Baby steps with Adobe Premiere

Tutorial 1: http://youtu.be/eQhS1uk-dXQ

Tutorial 2: https://youtu.be/Ych53R2tbTg

Oi vey! What a challenge! This latest batch of tutorials leaves me really (really, really, really) longing for classroom-based instruction for this particular class. This is one class where I am not so sure that the on-line approach is necessarily the best — at least not for me. I did finally find a more comprehensive introduction on-line here — although again, I struggle with the fact that Adobe products are geared towards Apple and I am in a Windows environment, so that adds a component of complexity. I think it’s too easy as a student to miss critical points offered by the instructor, and I think it must be equally difficult for the instructor to lay-out the point-by-point necessary to successful assignments in absence of immediate feedback from the students. That being said, I trudged firmly along the path of learning.  (I probably should have invested in stock with Tylenol first. *grin*)

The first tutorial was easily eight hours of my time, and I am still not happy with the end result. The transitions are abrupt, and the only way I was ever able to add fade in and fade out with the audio track was by chopping out the middle of the audio already provided with fade in and fade out. The lovely little yellow volume lines (promised by numerous U-Tube sites) never did materialize for me. So, the audio also does not sound good. And unfortunately, the monthly cost of the Adobe Creative Suite is not in the budget and the free trial period for Adobe Audition was expired. Imagine my surprise when I discovered that Tutorial 2 recommended using Adobe Photoshop (also with a long-expired free trial) to create the animated titles in tutorial 2. I was so grateful that there was a second option, within the free trial of Adobe Premiere.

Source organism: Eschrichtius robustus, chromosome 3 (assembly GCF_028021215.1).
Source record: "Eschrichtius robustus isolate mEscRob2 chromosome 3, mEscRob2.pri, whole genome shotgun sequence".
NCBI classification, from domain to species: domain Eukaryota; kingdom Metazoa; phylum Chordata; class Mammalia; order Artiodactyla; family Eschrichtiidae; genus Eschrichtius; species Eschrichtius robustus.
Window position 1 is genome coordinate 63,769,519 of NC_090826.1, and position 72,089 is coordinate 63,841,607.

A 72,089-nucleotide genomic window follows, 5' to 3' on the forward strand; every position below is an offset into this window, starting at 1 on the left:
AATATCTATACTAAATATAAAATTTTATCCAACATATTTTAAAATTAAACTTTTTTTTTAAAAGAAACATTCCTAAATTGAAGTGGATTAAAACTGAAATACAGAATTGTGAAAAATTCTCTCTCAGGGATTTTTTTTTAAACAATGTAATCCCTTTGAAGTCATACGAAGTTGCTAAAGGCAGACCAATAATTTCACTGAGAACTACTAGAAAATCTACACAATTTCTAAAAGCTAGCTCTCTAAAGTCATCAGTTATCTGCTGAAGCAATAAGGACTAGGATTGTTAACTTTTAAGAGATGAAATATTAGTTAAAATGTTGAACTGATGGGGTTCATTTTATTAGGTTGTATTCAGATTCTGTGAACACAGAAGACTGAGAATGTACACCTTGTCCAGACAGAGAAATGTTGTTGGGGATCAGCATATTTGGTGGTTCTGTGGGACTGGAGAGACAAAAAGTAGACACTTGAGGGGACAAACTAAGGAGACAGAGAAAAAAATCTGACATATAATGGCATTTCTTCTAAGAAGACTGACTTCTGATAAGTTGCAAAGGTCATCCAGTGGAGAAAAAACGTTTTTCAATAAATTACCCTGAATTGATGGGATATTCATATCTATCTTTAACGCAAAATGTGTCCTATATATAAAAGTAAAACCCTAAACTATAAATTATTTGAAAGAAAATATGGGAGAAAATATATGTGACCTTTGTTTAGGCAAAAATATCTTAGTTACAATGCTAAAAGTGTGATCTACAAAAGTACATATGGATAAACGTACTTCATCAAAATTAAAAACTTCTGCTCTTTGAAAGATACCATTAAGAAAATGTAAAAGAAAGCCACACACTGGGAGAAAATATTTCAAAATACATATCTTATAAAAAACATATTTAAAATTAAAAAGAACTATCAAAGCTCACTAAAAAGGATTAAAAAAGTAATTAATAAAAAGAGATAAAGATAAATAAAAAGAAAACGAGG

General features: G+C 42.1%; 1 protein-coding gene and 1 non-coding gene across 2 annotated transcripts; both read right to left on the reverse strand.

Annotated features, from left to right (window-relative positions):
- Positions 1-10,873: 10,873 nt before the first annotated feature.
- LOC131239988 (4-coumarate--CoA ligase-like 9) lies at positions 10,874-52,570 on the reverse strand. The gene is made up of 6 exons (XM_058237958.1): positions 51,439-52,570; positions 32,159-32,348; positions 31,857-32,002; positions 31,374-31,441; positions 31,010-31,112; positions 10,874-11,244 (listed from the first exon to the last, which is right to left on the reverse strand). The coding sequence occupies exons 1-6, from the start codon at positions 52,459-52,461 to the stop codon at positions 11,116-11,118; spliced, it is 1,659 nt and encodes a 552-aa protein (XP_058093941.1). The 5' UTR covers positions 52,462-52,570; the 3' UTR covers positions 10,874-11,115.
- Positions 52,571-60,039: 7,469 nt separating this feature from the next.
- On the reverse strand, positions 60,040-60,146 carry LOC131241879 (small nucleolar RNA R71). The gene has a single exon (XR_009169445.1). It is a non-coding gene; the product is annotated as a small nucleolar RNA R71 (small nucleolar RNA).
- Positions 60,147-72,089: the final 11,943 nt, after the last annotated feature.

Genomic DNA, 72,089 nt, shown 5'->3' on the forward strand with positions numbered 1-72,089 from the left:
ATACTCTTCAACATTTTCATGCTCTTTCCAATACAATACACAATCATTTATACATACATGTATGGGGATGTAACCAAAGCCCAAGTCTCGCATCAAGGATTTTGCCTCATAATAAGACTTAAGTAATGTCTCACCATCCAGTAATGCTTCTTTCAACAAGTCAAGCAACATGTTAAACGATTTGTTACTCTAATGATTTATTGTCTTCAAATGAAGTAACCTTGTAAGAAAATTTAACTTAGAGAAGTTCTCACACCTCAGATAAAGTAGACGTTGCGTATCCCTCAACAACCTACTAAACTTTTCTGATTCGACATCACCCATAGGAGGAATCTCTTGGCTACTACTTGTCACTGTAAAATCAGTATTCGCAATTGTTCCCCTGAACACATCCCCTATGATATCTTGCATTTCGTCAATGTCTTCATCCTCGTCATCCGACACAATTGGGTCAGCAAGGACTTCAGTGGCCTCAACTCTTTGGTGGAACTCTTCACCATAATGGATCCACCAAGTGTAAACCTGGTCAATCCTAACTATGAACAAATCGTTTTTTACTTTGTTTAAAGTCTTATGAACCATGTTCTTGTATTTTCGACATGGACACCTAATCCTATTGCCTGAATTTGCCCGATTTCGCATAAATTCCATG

At any rate,  back to Tutorial 1 — searching for a little school spirit. (This would be an interesting future topic — I simply don’t feel connected to “school spirit” and I’m not sure if that’s a function of being in my mid-40s or from not being physically on campus . . . but I suspect I’m not alone in that lack of connectedness . . . ) Searching Google did come in handy at various stuck places during Tutorial 1. For example, I found this nifty YouTube video that helped me work through resizing and panning the still cougar photograph.  This tutorial on adding titles was quite helpful, as well. For an additional nudge with the crawling title effect, I found this YouTube tutorial. Adding transitions between scenes was actually fun and a relief, as I was quite distressed by the choppiness of the clips. I added “film dissolve” between all clips except for the following variations: a “non-additive dissolve” between clips 5&6, a “dip to white” for the transition to the still shot of the cougar, and a “dip to black” between clips 6&7.

The second tutorial was a bit easier to work with — perhaps because I gave it a couple of days for the first go-around with Adobe Premiere to settle in. (Or perhaps it was the antibiotic working on the sinus infection.) Whatever it was, the Professor Beam tutorial was very helpful for this particular assignment, and I had a 33 second piece of footage related to the video story project to play with, so that was nice to kill two birds with one stone (as it were).

And now on to the final step — being so very new to this sort of application, some clear instructions that one probably needs to establish a YouTube account in order to upload ones video tutorials would be helpful . . . along with step-by-step instructions on the whole export process. I once again tried the handy-dandy Google search which gave me a whole host of options related to this. However, as I already had a Google gmail account, it never became clear how to actually set up a separate YouTube account. (Side note: my cat snores. I had no idea cats snored . . . /side note).

Next up is taking another look at the footage I have shot for the video story, sketching out my story board, filling in the missing video clips by shooting some additional footage, and then moving to production. I really hope I can apply some of these tutorials in more adept and useful ways to the first draft.

 

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